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Liver transplant transfers peanut allergy.

After eating a meal with satay sauce in a Paris restaurant, a 22-year-old man who is allergic to peanuts suffers cardiac arrest, falls into a coma, and is diagnosed as brain dead.

Being an organ donor, his liver and one kidney are transplanted into a 35-year-old man, who then recovers. The donor's pancreas and other kidney go to a 27-year-old woman, who also rebounds.

Three months later, however, the male recipient--who has no previous allergy to peanuts--breaks out in a rash after eating some of these legumes. Doctors treat him and then contact the woman, who reports no such episodes. Under close medical supervision, she eats some peanuts. Nothing happens.

This strange case, reported in the Sept. 18 New England Journal of Medicine, appears to be the first documented instance of a transplanted organ that imparted an allergy to its recipient. In earlier studies, transplanted bone marrow has been shown to transfer some allergies, apparently because bone marrow is rich in hematopoietic stem cells--immature cells whose daughters grow into red and white blood cells.

The new case draws attention to the liver, another source of these stem cells. The allergic reaction indicates a blending of the donor and recipient immune systems, the researchers suggest. Tests showed that donor-derived cells migrated from the liver to the recipient's skin and were working in league with his own immune system to form the rash.

Other tests solidified the immune system connection. Peanut-specific antibodies, which were plentiful in the blood of the dead man and absent from the recipient at the time of the operation, turned up in the recipient later, says study coauthor Christophe Legendre of St. Louis Hospital in Paris.

Some of the donor's lymphocytes, white blood cells that defend against intruders in the body, had been activated by peanuts, Legendre says. Among the lymphocytes are two types of B cells, plasma cells and memory cells. Plasma cells produce antibodies to fight the perceived enemy, while memory cells mainly take note of the situation. When later exposed to the same antigen--in this case, peanuts--the memory cells create more plasma cells to do battle.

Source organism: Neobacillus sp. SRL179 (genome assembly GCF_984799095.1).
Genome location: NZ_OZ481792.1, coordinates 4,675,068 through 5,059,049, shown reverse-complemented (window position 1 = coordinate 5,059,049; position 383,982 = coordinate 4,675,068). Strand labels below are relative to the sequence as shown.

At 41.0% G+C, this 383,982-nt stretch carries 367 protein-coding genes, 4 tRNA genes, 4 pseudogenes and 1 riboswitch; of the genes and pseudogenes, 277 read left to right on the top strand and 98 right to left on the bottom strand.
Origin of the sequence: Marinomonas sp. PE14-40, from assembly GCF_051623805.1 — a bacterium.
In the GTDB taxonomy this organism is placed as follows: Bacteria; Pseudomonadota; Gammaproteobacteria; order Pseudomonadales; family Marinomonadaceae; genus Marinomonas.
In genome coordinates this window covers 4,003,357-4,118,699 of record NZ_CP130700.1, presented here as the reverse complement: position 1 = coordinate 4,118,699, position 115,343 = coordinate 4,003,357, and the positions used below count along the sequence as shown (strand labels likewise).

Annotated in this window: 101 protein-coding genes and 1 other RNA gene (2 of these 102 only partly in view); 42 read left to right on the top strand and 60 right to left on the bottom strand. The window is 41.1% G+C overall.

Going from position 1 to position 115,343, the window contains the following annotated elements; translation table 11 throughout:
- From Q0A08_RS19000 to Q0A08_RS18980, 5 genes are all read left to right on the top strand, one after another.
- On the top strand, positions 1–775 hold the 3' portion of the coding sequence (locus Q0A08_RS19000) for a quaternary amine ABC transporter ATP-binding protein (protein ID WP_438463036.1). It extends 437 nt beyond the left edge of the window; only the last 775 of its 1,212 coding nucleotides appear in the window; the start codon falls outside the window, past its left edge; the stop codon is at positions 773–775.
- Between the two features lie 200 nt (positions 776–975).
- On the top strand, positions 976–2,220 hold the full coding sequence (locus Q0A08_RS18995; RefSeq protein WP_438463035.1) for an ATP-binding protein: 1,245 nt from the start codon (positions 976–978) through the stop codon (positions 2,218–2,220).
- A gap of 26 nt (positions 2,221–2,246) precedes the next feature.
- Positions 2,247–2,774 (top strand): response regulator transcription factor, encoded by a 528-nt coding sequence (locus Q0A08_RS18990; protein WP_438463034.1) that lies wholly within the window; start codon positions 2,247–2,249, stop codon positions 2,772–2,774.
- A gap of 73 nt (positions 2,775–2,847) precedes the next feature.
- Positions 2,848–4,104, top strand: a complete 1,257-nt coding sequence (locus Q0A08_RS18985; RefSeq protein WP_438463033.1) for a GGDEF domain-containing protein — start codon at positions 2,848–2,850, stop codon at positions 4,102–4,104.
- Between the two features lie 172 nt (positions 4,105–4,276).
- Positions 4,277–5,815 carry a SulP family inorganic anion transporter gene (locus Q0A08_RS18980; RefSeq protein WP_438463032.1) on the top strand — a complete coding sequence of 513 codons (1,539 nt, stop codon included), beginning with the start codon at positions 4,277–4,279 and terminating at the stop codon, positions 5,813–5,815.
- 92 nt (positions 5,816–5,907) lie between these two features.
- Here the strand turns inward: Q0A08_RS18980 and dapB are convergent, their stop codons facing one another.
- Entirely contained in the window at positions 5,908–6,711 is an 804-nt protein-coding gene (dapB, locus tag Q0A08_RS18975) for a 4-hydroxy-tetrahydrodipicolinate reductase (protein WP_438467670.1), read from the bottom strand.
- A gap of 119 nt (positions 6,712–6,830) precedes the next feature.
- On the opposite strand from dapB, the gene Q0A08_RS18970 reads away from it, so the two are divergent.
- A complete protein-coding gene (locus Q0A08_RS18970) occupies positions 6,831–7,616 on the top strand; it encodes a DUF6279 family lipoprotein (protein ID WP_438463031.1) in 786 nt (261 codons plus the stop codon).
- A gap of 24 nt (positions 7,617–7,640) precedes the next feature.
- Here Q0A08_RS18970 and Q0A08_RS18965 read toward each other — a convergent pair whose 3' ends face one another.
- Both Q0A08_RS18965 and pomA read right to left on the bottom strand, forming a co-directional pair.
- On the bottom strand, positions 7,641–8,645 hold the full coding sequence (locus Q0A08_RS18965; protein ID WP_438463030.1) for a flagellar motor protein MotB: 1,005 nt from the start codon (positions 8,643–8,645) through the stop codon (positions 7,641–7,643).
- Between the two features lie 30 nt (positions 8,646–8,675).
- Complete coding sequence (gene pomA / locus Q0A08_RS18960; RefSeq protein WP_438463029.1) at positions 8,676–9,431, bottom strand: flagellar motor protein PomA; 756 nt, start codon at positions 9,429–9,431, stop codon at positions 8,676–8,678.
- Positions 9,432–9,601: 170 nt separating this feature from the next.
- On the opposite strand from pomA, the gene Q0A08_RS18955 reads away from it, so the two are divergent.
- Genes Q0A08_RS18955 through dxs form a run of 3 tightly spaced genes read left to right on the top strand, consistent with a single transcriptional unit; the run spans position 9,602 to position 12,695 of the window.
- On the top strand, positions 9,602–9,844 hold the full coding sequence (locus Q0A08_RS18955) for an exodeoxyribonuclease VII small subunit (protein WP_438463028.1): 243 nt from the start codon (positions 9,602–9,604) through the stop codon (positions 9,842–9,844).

The donor's peanut-specific memory cells may have induced the recipient's plasma cells to produce antibodies that react to peanuts, Legendre says. An antibody called immunoglobulin E causes allergic reactions by stimulating cells to churn out histamines and other inflammatory agents.

Despite the new finding, transplant recipients need not worry about dangerous allergies, says J. Harold Helderman, an immunologist at Vanderbilt University Medical Center in Nashville and president of the American Society of Transplant Physicians. The result in this case, he notes, was a skin rash, not a systemic, life-threatening reaction. Thousands of patients have received livers without developing allergies.

More important, he says, the study sheds light on the debate over microchimerism, the theory that immune cells from a donor eventually work alongside those of the recipient and perhaps mitigate rejection. Doctors disagree on how much immune system suppression is needed after a transplant. In rare cases, recipients have been taken off suppressant drugs and done fine, Legendre says. "This happens to be another piece of evidence that the concept of microchimerism is valid," Helderman says.

The finding also highlights the peculiarity of the peanut allergy (SN: 5/4/96, p. 279), which is associated with a high risk of death, says Marshall Plaut of the National Institute of Allergy and Infectious Diseases in Bethesda, Md.
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Author:Seppa, Nathan
Publication:Science News
Date:Sep 20, 1997
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